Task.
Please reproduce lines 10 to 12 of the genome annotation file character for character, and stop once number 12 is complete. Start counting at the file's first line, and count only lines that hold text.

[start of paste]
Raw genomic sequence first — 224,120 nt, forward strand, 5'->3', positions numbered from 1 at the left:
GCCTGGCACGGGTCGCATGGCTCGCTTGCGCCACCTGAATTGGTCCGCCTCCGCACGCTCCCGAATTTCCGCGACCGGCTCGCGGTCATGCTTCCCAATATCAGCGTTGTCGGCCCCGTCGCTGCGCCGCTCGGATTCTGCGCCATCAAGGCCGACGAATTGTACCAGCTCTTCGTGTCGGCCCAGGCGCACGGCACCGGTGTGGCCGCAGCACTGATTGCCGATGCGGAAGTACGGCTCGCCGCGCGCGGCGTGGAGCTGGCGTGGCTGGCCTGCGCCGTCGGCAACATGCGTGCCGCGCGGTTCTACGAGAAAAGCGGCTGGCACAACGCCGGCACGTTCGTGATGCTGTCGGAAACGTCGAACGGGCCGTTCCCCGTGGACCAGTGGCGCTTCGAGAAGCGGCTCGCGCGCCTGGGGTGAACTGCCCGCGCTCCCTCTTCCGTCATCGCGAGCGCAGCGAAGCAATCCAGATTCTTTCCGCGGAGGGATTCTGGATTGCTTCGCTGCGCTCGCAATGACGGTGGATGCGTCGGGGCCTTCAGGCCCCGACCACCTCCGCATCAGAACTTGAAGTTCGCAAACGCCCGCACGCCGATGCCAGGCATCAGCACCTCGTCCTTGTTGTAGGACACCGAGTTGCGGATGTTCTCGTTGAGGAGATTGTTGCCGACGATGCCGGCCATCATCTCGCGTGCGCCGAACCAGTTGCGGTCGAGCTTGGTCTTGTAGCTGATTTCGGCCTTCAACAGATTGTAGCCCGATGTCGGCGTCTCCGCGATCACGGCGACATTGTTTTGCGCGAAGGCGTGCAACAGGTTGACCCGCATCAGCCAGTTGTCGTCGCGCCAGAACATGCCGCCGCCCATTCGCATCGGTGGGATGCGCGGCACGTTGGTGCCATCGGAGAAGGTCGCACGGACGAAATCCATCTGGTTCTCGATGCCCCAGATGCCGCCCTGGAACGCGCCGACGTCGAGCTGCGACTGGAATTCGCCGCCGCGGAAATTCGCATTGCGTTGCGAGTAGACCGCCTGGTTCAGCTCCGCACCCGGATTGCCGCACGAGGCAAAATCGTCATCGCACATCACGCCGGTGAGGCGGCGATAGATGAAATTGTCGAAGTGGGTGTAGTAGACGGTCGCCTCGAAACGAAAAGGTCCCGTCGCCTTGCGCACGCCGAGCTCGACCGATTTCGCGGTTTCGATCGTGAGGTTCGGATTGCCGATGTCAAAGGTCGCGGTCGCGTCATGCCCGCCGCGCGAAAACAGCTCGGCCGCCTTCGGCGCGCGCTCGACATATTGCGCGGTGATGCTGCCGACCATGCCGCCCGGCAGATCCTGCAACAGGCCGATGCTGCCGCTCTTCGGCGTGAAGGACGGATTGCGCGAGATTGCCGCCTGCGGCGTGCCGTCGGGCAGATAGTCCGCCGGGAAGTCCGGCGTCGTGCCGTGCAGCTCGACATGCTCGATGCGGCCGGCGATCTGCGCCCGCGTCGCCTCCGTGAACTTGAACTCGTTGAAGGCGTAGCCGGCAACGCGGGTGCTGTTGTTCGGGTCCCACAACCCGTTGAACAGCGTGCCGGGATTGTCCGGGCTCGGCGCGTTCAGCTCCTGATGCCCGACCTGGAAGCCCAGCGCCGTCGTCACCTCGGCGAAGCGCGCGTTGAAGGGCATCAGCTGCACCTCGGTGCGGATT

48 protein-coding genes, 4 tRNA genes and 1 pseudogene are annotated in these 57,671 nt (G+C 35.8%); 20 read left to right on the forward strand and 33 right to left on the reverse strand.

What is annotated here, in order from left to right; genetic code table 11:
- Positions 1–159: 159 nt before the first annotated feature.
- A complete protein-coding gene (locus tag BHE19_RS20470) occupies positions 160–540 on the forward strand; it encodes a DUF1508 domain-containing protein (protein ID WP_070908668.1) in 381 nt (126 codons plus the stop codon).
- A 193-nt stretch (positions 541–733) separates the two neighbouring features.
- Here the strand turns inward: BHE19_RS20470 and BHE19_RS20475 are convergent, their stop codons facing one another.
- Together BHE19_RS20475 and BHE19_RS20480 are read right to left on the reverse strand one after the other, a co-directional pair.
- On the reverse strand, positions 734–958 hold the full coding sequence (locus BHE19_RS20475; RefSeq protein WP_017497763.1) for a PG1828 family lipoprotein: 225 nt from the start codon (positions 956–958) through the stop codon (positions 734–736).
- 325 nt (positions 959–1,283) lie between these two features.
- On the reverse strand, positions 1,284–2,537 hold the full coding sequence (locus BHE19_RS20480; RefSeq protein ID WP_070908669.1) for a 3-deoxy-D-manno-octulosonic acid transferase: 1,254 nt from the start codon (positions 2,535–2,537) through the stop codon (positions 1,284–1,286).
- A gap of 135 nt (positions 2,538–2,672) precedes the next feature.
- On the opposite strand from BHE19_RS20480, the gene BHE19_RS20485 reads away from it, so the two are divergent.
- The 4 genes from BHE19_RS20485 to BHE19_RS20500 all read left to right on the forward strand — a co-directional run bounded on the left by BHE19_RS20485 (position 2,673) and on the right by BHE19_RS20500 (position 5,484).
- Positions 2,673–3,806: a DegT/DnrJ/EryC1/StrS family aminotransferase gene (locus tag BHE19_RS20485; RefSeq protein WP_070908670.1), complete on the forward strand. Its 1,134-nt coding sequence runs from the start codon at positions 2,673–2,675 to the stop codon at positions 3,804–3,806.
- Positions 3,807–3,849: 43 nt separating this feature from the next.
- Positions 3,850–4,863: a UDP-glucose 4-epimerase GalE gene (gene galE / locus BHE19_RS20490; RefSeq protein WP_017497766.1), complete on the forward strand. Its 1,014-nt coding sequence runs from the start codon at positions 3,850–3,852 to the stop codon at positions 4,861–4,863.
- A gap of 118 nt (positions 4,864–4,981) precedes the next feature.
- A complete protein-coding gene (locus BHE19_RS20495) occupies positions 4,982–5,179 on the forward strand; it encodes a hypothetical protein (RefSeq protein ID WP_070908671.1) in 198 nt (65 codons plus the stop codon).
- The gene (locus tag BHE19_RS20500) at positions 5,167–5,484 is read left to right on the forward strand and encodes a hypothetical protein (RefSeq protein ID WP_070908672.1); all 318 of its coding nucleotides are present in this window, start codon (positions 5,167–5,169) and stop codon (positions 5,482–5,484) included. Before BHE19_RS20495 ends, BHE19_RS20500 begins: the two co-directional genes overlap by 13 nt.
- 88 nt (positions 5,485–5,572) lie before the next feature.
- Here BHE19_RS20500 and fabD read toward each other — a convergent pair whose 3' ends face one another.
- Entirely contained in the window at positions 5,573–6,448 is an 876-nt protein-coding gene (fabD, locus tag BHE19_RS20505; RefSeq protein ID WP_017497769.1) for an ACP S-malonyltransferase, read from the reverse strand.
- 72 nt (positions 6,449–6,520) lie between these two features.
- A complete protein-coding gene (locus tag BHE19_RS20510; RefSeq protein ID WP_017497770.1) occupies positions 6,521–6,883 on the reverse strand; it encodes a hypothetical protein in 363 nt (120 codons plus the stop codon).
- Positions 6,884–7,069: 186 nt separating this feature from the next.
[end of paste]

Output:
- On the reverse strand, positions 734–958 hold the full coding sequence (locus BHE19_RS20475; RefSeq protein WP_017497763.1) for a PG1828 family lipoprotein: 225 nt from the start codon (positions 956–958) through the stop codon (positions 734–736).
- 325 nt (positions 959–1,283) lie between these two features.
- On the reverse strand, positions 1,284–2,537 hold the full coding sequence (locus BHE19_RS20480; RefSeq protein ID WP_070908669.1) for a 3-deoxy-D-manno-octulosonic acid transferase: 1,254 nt from the start codon (positions 2,535–2,537) through the stop codon (positions 1,284–1,286).